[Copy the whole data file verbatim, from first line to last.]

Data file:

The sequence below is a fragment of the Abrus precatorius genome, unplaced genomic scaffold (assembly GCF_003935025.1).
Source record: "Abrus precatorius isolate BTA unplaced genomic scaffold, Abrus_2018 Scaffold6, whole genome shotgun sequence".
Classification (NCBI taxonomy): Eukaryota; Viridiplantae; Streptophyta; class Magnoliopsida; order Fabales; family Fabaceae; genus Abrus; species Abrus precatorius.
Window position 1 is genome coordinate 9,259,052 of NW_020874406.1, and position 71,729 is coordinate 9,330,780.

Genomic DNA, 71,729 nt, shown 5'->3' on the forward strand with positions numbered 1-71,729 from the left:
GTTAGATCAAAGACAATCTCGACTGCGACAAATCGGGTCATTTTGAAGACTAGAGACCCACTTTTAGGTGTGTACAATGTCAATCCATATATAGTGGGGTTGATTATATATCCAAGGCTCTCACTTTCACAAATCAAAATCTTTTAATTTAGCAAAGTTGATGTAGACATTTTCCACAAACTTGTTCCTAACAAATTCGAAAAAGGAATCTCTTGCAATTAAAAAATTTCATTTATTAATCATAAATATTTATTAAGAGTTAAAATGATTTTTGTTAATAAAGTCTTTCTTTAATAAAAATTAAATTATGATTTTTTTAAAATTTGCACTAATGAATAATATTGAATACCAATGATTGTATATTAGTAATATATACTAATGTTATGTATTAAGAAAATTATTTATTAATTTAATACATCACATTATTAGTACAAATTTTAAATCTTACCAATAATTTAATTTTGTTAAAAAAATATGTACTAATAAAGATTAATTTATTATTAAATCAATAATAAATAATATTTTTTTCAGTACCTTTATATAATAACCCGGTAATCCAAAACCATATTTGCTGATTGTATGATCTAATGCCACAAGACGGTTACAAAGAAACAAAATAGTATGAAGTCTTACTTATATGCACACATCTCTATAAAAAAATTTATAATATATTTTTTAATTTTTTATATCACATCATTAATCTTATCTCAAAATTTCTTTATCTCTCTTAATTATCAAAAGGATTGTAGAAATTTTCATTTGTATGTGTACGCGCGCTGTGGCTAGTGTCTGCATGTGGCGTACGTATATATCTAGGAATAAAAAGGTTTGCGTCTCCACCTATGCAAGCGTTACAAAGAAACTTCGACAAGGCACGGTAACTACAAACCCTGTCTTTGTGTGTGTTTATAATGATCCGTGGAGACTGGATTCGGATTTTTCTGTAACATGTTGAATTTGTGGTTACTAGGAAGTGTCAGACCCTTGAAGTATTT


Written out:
The sequence below is a fragment of the Abrus precatorius genome, unplaced genomic scaffold (assembly GCF_003935025.1).
Source record: "Abrus precatorius isolate BTA unplaced genomic scaffold, Abrus_2018 Scaffold6, whole genome shotgun sequence".
Classification (NCBI taxonomy): Eukaryota; Viridiplantae; Streptophyta; class Magnoliopsida; order Fabales; family Fabaceae; genus Abrus; species Abrus precatorius.
Window position 1 is genome coordinate 9,259,052 of NW_020874406.1, and position 71,729 is coordinate 9,330,780.

Genomic DNA, 71,729 nt, shown 5'->3' on the forward strand with positions numbered 1-71,729 from the left:
GTTAGATCAAAGACAATCTCGACTGCGACAAATCGGGTCATTTTGAAGACTAGAGACCCACTTTTAGGTGTGTACAATGTCAATCCATATATAGTGGGGTTGATTATATATCCAAGGCTCTCACTTTCACAAATCAAAATCTTTTAATTTAGCAAAGTTGATGTAGACATTTTCCACAAACTTGTTCCTAACAAATTCGAAAAAGGAATCTCTTGCAATTAAAAAATTTCATTTATTAATCATAAATATTTATTAAGAGTTAAAATGATTTTTGTTAATAAAGTCTTTCTTTAATAAAAATTAAATTATGATTTTTTTAAAATTTGCACTAATGAATAATATTGAATACCAATGATTGTATATTAGTAATATATACTAATGTTATGTATTAAGAAAATTATTTATTAATTTAATACATCACATTATTAGTACAAATTTTAAATCTTACCAATAATTTAATTTTGTTAAAAAAATATGTACTAATAAAGATTAATTTATTATTAAATCAATAATAAATAATATTTTTTTCAGTACCTTTATATAATAACCCGGTAATCCAAAACCATATTTGCTGATTGTATGATCTAATGCCACAAGACGGTTACAAAGAAACAAAATAGTATGAAGTCTTACTTATATGCACACATCTCTATAAAAAAATTTATAATATATTTTTTAATTTTTTATATCACATCATTAATCTTATCTCAAAATTTCTTTATCTCTCTTAATTATCAAAAGGATTGTAGAAATTTTCATTTGTATGTGTACGCGCGCTGTGGCTAGTGTCTGCATGTGGCGTACGTATATATCTAGGAATAAAAAGGTTTGCGTCTCCACCTATGCAAGCGTTACAAAGAAACTTCGACAAGGCACGGTAACTACAAACCCTGTCTTTGTGTGTGTTTATAATGATCCGTGGAGACTGGATTCGGATTTTTCTGTAACATGTTGAATTTGTGGTTACTAGGAAGTGTCAGACCCTTGAAGTATTT